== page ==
Tern Island also played an interesting role during the early days of space flight. The Pacific Missile Range had a portable tracking station located at one end of the island that helped track the US Discoverer spacecraft, as well as the Soviet Union's space efforts, including their first manned mission (April 12. 1961.)

When the tracking installation obtained data from a particularly important track, the data tapes would be put in a fiberglass canister, attached by a nylon rope to a grappling hook at the top of a pole erected on the runway. This would be snagged by a passing C-130 in mid-air above the runway.

In recent years, Tern Island became part of the Hawaiian & Pacific Islands National Wildlife Refuge Complex.  A ranger station occupies the former Coast Guard buildings and is occupied by small groups of researchers.  The runway continues to be used for occasional personnel transfer & supply flights.

These islets provide important habitat for the world’s largest breeding colony of the endangered Hawaiian monk seal and also provide nesting sites for 90-percent of the threatened green turtle population breeding in the Hawaiian Archipelago.

On a tour around Tern Island we saw monk seals and turtles resting on the sandy shore, as well markings in the sand of a turtle who laid her eggs the night before.

When asked what I thought after my visit there, I simply say, “This place is different.”

Puzzled, many expect to hear “fantastic,” “pristine” and the range of other expressions that note the abundance and diversity of resources there.  Compared to what we see in the main Hawaiian Islands, Tern and the other islands, reefs and atolls to the northwest are “different.”

In helping people understand what I mean, I have referred to my recommendation to impose stringent protective measures and prohibit extraction as the responsibility we share to provide future generations a chance to see what it looks like in a place in the world where you don’t take something.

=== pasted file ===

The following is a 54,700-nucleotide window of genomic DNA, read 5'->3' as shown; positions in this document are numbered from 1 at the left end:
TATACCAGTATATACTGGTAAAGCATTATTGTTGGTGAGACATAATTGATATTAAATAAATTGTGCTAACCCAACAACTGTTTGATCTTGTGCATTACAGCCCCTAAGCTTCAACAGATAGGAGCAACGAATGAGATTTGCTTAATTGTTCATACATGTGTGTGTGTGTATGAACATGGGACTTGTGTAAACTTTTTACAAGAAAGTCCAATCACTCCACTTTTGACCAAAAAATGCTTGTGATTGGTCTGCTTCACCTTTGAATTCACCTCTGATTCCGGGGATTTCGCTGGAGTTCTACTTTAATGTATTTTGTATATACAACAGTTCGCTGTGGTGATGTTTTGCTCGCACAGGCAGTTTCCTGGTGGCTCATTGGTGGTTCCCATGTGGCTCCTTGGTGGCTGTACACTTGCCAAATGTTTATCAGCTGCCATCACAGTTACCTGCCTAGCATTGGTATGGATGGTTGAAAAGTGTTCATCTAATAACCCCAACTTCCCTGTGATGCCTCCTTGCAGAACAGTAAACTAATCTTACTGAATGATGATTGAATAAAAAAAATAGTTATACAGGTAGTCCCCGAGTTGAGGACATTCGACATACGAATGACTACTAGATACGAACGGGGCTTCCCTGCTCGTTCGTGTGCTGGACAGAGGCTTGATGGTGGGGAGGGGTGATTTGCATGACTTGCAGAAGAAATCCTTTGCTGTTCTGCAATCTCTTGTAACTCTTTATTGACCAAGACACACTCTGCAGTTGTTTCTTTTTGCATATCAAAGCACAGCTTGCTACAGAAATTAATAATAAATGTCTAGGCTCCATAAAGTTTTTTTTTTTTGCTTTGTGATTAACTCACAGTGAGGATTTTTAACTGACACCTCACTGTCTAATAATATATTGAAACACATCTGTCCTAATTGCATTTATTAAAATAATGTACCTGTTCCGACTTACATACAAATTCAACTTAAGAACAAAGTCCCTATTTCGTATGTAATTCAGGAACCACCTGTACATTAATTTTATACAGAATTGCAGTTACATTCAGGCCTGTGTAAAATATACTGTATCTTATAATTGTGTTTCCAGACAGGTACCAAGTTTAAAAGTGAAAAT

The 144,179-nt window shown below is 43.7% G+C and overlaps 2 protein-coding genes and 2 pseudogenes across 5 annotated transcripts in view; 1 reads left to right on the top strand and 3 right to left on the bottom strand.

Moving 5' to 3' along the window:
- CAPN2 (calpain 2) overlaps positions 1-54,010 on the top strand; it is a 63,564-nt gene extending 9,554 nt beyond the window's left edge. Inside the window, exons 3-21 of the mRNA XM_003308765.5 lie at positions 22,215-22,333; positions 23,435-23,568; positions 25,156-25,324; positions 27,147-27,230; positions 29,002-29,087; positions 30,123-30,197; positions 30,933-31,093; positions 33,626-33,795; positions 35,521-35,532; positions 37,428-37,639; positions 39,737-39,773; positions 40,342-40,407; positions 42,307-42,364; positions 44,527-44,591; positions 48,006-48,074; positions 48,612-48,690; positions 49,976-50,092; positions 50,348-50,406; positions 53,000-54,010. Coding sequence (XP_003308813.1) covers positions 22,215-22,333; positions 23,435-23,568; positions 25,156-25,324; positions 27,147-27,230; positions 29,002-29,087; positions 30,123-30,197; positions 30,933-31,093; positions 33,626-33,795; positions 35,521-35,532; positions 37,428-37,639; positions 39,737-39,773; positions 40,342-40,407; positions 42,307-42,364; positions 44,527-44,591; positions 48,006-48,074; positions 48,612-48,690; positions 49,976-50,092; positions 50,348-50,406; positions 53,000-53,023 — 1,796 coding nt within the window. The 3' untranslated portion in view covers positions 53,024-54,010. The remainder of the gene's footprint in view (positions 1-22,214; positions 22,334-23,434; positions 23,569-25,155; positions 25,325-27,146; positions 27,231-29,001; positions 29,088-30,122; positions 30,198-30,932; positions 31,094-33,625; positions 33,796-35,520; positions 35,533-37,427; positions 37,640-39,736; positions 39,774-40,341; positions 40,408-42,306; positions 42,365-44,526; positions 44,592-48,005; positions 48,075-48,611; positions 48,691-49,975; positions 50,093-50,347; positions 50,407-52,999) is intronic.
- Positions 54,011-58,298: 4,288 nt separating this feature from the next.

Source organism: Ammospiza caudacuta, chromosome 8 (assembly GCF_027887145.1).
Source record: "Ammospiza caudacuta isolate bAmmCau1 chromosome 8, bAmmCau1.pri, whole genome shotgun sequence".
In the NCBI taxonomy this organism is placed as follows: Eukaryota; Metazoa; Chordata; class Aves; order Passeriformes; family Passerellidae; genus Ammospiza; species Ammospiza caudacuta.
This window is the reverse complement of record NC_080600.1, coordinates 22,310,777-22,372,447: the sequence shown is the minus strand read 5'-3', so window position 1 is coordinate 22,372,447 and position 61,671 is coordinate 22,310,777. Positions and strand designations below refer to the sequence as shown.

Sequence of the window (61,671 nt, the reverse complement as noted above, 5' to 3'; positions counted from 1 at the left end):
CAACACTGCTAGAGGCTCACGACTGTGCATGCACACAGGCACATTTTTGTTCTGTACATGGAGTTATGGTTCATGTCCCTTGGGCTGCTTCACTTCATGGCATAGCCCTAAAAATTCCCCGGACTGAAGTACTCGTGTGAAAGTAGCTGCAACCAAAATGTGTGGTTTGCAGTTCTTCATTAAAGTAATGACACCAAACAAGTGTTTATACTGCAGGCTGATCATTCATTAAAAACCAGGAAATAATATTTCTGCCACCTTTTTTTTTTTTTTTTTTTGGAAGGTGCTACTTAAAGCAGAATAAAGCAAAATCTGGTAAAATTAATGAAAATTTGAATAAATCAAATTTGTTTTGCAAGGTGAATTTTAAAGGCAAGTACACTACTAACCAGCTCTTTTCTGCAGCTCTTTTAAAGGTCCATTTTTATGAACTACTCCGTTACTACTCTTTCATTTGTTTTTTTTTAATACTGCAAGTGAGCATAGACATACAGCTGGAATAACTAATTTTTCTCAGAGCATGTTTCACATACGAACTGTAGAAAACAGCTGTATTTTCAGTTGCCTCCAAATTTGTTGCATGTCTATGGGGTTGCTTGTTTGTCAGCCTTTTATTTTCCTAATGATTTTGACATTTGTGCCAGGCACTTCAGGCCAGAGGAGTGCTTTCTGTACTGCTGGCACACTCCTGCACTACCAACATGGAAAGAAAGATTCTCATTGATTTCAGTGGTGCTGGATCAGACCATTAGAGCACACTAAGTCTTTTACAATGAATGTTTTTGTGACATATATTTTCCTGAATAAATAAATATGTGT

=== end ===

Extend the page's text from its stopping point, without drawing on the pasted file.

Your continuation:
The BLNR’s action started a process where several others followed with similar stringent protective measures.

Kānemilohaʻi is now part of Papahānaumokuākea Marine National Monument, a State and Federal (State of Hawaiʻi, Department of the Interior’s US Fish and Wildlife Service and the Commerce Department’s National Oceanic and Atmospheric Administration) co-managed marine conservation area.  The monument encompasses nearly 140,000-square miles of the Pacific Ocean - an area larger than all the country's national parks combined.

On July 30, 2010, Papahānaumokuākea was inscribed as a mixed (natural and cultural) World Heritage Site by the delegates to the United Nations Educational, Scientific and Cultural Organization's (UNESCO.) It is the first mixed UNESCO World Heritage Site in the United States and the second World Heritage Site in Hawaiʻi (Hawai‘i Volcanoes National Park was inscribed in 1987.)

Oh, the modern name for Kānemilohaʻi?

On November 6, 1786, French explorer La Pérouse, aboard his frigate, the Broussole, accompanied by the Astrolabe, was sailing westward from Monterey to Macao.  In the wee morning hours, men on both ships sighted breakers directly ahead; both boats were immediately brought about and avoided the breakers.

At daybreak, they sighted the pinnacle and later explored the southeastern half of the atoll.  Before leaving, he named his new discovery Basse des Fregates Frangaises, or Shoal of the French Frigates.  In July 1954, the US Board of Geographic Names adopted the name, French Frigate Shoals. (Amerson)  (Lots of information from Management Plan, hawaii-gov and Abandoned Airfields)

The image shows some of the reefs and islands of Kānemilohaʻi (French Frigate Shoals.)  In addition, I have added others similar images in a folder of like name in the Photos section on my Facebook and Google+ pages.